Al Maerifa Public Seminar Series

Presented Digitally by Texas A&M University at Qatar

Explaining Why Donald Trump’s Rhetoric
is So Dangerous

Thursday, 9 July 2020 • 3–4 p.m.
Arabian Standard Time (GMT +3)

A demagogue — a leader of the people — could be a hero or a villain. What kind of demagogue is Donald Trump? He is both a hero and a villain — a hero to his supporters and a villain to everyone else. Demagogue for President tells the story of Donald Trump’s 2016 presidential campaign and shows how Trump took advantage of pre-existing distrust, polarization, and frustration to attack America. Within a crisis of public trust in which the very viability of democracy was at risk, Trump ran a campaign that was designed to increase distrust for government and traditional leadership. Within a crisis of polarization in which Americans believed that they had little common ground with their political opposition, did not share the same values, and that their opposition was an enemy of the state, Trump ran a campaign that was designed to increase polarization. Within a crisis of frustration in which Americans believed that government was the biggest issue facing the nation, that the nation was on the wrong track, and that anybody else would do a better job running the country than current leaders, Trump ran a campaign that was designed to increase frustration. Trump used rhetoric as a weapon — as a “counterpunch” — and in so doing Trump attacked America’s public sphere and its democratic process. Demagogue for President gives Americans a vocabulary to use to understand Trump’s rhetorical strategies and explains why those strategies are dangerous for democratic stability.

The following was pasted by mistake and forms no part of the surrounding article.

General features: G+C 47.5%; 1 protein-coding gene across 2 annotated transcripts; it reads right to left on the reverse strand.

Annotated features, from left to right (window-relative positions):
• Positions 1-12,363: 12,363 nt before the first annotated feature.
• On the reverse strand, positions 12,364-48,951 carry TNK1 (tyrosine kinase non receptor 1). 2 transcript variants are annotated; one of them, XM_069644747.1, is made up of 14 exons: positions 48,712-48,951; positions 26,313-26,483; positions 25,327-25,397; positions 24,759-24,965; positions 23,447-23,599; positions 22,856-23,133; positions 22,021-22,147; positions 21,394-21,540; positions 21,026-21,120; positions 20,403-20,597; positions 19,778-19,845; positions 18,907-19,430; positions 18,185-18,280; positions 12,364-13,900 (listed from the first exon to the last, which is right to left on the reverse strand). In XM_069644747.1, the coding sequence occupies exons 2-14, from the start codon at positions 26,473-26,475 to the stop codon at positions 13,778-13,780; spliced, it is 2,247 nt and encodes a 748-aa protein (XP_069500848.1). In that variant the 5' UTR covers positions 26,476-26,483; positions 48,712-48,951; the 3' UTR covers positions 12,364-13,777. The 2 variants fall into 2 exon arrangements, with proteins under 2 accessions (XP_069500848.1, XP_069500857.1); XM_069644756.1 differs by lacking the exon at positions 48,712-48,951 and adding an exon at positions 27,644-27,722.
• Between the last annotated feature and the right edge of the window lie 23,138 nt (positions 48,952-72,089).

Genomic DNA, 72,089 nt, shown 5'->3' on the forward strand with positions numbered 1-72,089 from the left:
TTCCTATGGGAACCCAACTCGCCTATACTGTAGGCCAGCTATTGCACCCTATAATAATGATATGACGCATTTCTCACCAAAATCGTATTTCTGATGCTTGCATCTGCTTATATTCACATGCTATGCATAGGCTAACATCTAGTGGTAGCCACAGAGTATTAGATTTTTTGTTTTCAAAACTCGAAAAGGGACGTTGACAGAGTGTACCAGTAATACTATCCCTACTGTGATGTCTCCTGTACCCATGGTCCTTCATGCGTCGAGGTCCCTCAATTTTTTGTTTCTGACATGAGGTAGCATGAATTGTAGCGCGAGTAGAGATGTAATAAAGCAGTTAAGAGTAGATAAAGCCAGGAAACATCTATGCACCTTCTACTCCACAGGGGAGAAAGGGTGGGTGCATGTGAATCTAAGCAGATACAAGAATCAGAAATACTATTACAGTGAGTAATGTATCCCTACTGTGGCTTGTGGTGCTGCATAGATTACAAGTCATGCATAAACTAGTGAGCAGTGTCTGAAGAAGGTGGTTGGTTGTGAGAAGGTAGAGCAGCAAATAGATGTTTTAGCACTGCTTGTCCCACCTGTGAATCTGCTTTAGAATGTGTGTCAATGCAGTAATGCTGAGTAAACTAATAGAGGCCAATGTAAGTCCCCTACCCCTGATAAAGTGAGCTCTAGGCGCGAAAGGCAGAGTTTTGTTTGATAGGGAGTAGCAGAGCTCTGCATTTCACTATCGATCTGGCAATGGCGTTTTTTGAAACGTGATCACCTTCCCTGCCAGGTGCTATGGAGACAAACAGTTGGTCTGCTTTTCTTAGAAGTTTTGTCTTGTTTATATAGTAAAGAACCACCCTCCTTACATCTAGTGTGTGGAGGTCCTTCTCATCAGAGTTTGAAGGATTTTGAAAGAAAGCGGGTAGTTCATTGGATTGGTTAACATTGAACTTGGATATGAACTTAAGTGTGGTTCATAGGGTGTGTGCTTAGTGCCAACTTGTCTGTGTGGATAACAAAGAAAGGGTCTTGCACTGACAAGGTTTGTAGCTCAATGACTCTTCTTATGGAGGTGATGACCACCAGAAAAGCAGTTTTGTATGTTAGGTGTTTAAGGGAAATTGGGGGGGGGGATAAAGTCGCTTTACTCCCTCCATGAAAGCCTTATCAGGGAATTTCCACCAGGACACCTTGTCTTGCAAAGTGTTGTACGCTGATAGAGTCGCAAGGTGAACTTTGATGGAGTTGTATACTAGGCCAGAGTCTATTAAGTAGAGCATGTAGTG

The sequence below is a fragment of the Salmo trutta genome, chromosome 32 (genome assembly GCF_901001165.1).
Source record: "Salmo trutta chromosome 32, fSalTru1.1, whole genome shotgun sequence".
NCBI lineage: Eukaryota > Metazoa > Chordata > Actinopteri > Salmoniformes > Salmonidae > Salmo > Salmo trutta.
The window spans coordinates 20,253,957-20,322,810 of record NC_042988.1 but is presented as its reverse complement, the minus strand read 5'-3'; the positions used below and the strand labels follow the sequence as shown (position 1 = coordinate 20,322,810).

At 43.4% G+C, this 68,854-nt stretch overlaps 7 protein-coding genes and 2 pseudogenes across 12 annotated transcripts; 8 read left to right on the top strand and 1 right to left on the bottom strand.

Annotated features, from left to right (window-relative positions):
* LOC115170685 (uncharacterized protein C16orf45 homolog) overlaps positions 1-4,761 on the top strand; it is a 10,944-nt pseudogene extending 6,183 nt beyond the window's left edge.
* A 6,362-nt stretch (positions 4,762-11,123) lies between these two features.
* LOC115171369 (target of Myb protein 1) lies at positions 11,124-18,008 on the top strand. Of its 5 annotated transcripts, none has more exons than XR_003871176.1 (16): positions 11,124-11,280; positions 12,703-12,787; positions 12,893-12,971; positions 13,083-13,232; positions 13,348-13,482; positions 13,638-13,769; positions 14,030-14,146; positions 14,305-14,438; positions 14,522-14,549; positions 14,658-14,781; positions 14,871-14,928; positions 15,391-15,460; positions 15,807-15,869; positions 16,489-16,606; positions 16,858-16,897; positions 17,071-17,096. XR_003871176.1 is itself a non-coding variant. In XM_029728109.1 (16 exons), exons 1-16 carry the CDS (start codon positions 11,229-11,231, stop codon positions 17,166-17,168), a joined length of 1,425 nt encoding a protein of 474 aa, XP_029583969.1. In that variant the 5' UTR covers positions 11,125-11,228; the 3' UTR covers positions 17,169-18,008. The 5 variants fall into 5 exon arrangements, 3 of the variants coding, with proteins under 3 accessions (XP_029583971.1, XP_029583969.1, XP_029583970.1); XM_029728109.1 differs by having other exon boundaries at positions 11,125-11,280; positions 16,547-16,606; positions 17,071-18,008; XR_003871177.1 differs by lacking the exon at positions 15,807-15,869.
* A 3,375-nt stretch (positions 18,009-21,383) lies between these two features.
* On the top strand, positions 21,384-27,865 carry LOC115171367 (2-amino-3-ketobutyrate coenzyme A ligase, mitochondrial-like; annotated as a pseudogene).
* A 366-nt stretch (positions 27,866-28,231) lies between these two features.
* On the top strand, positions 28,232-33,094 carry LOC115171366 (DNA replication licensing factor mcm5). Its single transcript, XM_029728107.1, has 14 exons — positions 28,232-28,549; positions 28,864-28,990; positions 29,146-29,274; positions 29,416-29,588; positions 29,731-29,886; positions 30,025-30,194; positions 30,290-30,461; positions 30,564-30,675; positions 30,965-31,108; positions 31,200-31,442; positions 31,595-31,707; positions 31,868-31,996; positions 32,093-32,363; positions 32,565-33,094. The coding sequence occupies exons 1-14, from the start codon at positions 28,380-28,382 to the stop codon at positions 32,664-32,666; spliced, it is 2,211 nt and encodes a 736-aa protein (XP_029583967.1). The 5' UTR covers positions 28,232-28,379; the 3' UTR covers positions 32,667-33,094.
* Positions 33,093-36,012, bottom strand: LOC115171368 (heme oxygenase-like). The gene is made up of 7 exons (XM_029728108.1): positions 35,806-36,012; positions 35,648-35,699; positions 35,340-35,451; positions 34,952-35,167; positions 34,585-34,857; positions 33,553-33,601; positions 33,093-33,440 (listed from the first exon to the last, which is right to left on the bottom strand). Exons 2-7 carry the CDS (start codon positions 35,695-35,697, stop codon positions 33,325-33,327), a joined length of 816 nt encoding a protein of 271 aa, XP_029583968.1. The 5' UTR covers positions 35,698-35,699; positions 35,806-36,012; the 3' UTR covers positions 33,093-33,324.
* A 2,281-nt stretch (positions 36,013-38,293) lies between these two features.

Dr. Jennifer Mercieca

Dr. Jennifer Mercieca is an historian of American political rhetoric. She is Associate Professor in the Department of Communication at Texas A&M University and is a Contributing Editor for Zócalo Public Square. Jennifer writes about American political discourse, especially as it relates to citizenship, democracy, and the presidency. Jennifer has published two books about political rhetoric: Founding Fictions and The Rhetoric of Heroic Expectations: Establishing the Obama Presidency. Her third book Demagogue for President: The Rhetorical Genius of Donald Trump is out just this week. Demagogue for President has already received praise: Jack Shafer at Politico says it’s “highly recommended” and LitHub has listed it as one of “the best new books to read this summer.”

Jennifer has written about rhetoric and politics for The Conversation, Zócalo Public Square, USA Today, Washington Post, and other major media outlets. And she has been interviewed about rhetoric and politics by the BBC World News, NPR’s All Things Considered, NPR’s 1A, Diane Rehm, The New York Times, CNN, The Guardian, Vice News, Australia’s ABC Radio, Slate, USA Today, and many other outlets throughout the United States and Worldwide.